Guest Perspective: Bi/multilingualism in SLP practice – beyond bane or boon

Prathibha Karanth

The Com DEALL Trust





Bi/multilingualism, long been viewed as being detrimental to overall language mastery (by the largely monolingual western world), is in the recent past increasingly being viewed as possibly contributing to cognitive capabilities/strength. For the practising SLP, the long held notion of the superiority of monolingualism, has resulted in a dictum that individuals with speech-language issues be encouraged to use one and only one language, irrespective of their sociolinguistic or educational background. Despite the difficulties in implementing this policy in multilingual countries like India, we have blindly mouthed this dictum without consideration of whether this is practical or practised at all, when advised (see Karanth, P. 2000). Further, despite the growing scientific evidence for the possibilities of bi/multilingualism possibly enriching cognitive potentials, the spill over of the implications of this changing position, to clinical practise is yet to happen.


Neither position, however addresses the practical complexities from the viewpoint of the child/individual with a communication disorder or from the point of SLP practice and needs. A realistic exploration of the complexities of this issue from the point of view of those with communication disorders, their particular language background and the nature of the disorder;  by SLPs, exploring both the positive and negative aspects, is more likely to maximize benefits for our clientele.


Let’s for example explore the one language rule advocated for children with developmental language disorders. Who is this constraint really suited for – the hearing impaired whose primary issue is processing language through the auditory/phonological mode and for whom having to learn more than one phonological system might make it particularly difficult or for all children with developmental language disorders irrespective of the nature of the disorder. Additionally where is the evidence either for the feasibility or outcome of implementing this rule,  particularly given the very complex nature of language exposure in the natural surroundings of the children growing up in multilingual societies. For instance it is quite common in India to have couples who converse in English most of the time, but whose ‘mother tongues’ are different (say  Malayalam and Punjabi, which belong to two different language groups) living in a city where a fourth language, often the state language is spoken widely (including domestic help and child care givers), compounded further by the fact that the maternal and paternal grandparents whose primary mode of communication is one of the two ‘mother tongues’ referred to earlier; are the primary caregivers, alternately for extended periods of time. The choice of language when restricted to one, in these instances, often ends up being English, given that in our upwardly mobile society the mastery of English is seen as being a core essential. In the case of adults with communication disorders like aphasia, on the other hand the choice is often restricted to or influenced by the language that is most likely to enable the individual to continue with his work.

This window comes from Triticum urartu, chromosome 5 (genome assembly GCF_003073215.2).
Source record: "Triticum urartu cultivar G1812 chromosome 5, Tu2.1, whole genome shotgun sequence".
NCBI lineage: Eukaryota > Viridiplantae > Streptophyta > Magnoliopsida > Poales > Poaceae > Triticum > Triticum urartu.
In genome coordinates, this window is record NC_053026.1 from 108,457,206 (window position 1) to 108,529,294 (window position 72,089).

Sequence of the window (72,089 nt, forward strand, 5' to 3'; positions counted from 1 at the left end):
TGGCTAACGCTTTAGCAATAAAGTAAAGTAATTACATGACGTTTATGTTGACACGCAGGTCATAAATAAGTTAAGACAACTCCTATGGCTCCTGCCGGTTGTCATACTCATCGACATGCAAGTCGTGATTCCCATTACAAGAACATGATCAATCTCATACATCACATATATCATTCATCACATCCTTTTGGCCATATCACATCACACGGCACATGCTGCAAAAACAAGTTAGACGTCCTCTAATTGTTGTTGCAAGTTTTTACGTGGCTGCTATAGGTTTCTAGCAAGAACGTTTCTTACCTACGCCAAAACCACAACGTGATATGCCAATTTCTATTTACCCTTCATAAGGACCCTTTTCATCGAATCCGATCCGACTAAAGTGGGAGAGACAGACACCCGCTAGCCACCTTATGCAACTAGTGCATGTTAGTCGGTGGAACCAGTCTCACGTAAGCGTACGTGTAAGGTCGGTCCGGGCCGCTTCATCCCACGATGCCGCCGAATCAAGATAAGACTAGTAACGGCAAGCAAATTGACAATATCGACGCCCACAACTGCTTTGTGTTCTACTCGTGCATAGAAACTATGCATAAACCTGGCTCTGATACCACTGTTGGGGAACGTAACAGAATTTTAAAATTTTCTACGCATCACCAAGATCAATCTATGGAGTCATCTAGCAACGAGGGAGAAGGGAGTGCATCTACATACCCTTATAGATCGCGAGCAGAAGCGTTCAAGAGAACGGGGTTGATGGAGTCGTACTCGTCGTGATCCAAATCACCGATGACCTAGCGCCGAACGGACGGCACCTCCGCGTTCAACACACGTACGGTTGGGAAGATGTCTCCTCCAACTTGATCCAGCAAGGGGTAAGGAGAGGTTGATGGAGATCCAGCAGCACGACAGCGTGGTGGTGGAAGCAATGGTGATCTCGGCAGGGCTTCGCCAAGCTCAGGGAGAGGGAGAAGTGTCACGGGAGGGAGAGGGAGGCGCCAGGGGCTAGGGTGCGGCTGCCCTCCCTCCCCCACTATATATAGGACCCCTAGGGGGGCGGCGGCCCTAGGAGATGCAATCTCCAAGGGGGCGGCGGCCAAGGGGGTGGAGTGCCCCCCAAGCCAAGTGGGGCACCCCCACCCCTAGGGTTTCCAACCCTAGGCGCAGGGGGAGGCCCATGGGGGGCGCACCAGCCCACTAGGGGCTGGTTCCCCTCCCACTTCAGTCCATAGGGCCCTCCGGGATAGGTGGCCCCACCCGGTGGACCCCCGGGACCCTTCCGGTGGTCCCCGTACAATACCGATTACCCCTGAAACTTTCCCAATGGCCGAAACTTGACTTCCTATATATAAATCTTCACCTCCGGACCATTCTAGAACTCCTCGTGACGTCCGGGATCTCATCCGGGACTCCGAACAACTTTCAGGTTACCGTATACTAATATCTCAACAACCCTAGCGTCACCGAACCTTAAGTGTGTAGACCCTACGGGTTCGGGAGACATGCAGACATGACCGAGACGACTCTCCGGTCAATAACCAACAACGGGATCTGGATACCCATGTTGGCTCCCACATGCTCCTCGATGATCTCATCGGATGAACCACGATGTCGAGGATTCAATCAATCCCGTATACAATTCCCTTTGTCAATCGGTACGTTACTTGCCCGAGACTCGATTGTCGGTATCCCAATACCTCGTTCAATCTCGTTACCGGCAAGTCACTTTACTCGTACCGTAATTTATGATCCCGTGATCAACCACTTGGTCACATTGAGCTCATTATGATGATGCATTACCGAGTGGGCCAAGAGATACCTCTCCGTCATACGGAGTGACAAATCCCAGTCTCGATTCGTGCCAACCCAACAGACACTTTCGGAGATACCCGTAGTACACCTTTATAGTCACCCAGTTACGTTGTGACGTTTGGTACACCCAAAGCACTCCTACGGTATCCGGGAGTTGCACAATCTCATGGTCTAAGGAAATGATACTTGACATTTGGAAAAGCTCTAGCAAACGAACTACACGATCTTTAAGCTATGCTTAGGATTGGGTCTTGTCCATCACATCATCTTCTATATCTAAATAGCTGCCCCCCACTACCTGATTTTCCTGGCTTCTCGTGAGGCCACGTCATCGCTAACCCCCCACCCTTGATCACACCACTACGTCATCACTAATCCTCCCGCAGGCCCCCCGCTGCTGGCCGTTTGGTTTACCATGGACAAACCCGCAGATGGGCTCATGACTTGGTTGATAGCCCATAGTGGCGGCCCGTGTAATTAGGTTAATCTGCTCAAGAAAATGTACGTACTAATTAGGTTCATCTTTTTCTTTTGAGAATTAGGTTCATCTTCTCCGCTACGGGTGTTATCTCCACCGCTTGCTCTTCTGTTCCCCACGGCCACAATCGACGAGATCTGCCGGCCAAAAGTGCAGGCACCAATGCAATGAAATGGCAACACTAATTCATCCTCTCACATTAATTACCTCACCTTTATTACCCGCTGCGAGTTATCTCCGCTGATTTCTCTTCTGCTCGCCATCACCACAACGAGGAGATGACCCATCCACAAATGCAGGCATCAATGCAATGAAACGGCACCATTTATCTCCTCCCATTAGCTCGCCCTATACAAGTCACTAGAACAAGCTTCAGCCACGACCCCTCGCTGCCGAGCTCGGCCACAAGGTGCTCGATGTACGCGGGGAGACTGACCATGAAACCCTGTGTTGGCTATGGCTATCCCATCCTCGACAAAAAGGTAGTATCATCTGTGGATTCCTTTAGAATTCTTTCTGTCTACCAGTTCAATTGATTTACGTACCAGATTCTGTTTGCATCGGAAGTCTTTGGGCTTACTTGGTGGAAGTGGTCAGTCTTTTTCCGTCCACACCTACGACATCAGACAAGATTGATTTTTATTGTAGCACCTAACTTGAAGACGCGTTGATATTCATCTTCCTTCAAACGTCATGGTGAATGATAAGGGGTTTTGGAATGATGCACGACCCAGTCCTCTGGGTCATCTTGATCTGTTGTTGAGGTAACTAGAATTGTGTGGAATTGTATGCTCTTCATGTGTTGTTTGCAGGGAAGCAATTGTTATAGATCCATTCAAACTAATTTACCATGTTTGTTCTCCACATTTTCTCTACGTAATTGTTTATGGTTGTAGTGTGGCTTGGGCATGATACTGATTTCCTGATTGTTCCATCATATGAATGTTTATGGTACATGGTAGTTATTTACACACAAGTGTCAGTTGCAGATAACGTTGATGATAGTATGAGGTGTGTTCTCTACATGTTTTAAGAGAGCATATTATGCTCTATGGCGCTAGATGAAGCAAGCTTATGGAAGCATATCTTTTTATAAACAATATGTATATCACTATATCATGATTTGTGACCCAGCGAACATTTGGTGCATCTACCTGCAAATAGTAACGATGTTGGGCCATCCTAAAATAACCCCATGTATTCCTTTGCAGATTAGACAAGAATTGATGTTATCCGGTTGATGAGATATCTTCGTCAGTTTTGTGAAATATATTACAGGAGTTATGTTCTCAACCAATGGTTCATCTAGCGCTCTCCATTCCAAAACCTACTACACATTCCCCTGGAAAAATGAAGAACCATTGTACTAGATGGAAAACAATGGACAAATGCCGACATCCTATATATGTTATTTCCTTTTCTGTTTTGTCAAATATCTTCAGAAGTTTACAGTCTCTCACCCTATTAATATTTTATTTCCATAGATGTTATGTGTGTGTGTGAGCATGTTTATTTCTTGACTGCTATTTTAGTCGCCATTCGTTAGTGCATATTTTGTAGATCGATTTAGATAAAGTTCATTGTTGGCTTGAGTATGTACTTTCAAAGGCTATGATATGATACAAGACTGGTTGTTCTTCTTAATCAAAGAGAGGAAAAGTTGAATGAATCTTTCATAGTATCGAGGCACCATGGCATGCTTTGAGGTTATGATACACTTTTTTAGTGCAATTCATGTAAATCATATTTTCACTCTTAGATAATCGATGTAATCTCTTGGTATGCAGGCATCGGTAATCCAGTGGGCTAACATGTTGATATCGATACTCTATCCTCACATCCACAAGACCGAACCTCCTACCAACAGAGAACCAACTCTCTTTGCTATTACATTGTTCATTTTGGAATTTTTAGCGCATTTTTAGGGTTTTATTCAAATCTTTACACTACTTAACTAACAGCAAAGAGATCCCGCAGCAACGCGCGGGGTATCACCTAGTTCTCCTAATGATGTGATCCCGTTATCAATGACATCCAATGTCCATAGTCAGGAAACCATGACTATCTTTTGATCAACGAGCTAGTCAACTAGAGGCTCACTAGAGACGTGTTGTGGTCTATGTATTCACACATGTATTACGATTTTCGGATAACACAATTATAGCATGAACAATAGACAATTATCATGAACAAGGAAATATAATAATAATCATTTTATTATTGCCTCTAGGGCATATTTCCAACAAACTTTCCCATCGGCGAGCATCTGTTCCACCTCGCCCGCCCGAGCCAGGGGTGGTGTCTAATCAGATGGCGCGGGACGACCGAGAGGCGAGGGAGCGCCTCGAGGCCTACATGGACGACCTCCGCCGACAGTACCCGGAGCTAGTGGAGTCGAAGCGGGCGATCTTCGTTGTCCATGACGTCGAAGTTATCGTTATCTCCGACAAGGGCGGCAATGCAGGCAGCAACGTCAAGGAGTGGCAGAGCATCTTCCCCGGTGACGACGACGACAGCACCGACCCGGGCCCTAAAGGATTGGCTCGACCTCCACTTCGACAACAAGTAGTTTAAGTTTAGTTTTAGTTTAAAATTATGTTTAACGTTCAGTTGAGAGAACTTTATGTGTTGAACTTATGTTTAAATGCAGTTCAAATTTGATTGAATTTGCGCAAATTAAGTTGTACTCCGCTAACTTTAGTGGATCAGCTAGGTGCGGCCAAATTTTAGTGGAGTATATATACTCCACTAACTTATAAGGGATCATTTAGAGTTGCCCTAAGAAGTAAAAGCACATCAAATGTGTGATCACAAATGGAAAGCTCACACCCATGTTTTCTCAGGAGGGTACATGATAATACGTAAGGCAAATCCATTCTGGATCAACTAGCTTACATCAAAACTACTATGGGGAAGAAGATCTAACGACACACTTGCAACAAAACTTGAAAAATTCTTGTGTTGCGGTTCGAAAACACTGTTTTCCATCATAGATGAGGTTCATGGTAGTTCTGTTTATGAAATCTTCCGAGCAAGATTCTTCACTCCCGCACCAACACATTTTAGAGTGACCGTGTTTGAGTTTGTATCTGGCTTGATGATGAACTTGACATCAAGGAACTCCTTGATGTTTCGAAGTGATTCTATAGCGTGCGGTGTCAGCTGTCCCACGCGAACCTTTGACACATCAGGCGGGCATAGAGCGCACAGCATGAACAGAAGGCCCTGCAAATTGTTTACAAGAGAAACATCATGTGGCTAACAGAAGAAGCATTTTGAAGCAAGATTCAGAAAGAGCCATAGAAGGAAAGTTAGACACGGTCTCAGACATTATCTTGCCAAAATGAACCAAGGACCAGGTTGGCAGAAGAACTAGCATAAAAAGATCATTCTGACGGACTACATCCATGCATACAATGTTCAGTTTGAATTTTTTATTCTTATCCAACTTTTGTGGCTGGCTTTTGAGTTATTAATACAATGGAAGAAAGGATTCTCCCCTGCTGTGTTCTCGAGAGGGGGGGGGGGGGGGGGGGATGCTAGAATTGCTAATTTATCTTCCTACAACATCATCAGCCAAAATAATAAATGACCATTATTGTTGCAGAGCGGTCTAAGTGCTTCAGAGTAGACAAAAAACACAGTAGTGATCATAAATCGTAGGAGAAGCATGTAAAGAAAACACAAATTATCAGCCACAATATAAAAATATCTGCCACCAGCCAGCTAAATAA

While the  socio–linguistic factors described above have been the primary factors that have compounded the issue of restriction on the number of languages that the child with a communication disorder is exposed to; the choice of language for therapy is often over ridden by the social aspirations of the family. In contrast the disability or disorder specific factors that also need to be considered in selecting the language/s for therapy have seldom been considered in SLP practise. For instance should the choice of language for a child with SLI be influenced by the fact that the language is not a highly inflected language and would be relatively easier for the child, or a more transparent orthography such as a syllabary be recommended for a dyslexic child with auditory processing difficulties as against a visually simpler alphabetic writing system for a child/adult with visual processing issues (see Karanth, 2003).


Finally, should not educational policies concerning how many languages and writing systems a child should  be required to learn in school and when and how these are introduced and taught in school, be influenced by SLPs ?




Karanth P.   2000. “Thou shalt speak one and only one language…” In ASHA KIRAN the newsletter of the Asian-Indian caucus of the American Speech-Language and Hearing Association

Karanth. P. 2003. Cross-Linguistic Study of Acquired Reading Disorders: Implications for Reading Models, Disorders, Acquisition and Teaching. Kluwer Academic: New York.